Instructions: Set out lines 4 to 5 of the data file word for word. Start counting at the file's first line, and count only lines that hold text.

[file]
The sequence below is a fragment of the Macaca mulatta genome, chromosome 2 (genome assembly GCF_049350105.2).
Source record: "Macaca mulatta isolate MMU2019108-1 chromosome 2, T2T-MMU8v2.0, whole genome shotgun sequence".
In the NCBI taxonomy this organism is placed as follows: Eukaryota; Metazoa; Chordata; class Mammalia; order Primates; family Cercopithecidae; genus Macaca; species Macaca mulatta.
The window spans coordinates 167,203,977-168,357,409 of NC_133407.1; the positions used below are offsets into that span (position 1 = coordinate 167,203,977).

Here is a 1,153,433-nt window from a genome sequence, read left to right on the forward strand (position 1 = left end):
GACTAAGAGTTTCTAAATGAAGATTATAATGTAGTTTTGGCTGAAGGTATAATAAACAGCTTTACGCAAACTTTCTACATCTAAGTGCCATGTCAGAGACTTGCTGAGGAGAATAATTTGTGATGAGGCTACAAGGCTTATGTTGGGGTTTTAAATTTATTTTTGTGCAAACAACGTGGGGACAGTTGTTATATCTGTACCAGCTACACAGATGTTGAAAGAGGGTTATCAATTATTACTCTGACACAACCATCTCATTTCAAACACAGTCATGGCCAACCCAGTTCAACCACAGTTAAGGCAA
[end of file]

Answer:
The window spans coordinates 167,203,977-168,357,409 of NC_133407.1; the positions used below are offsets into that span (position 1 = coordinate 167,203,977).

Here is a 1,153,433-nt window from a genome sequence, read left to right on the forward strand (position 1 = left end):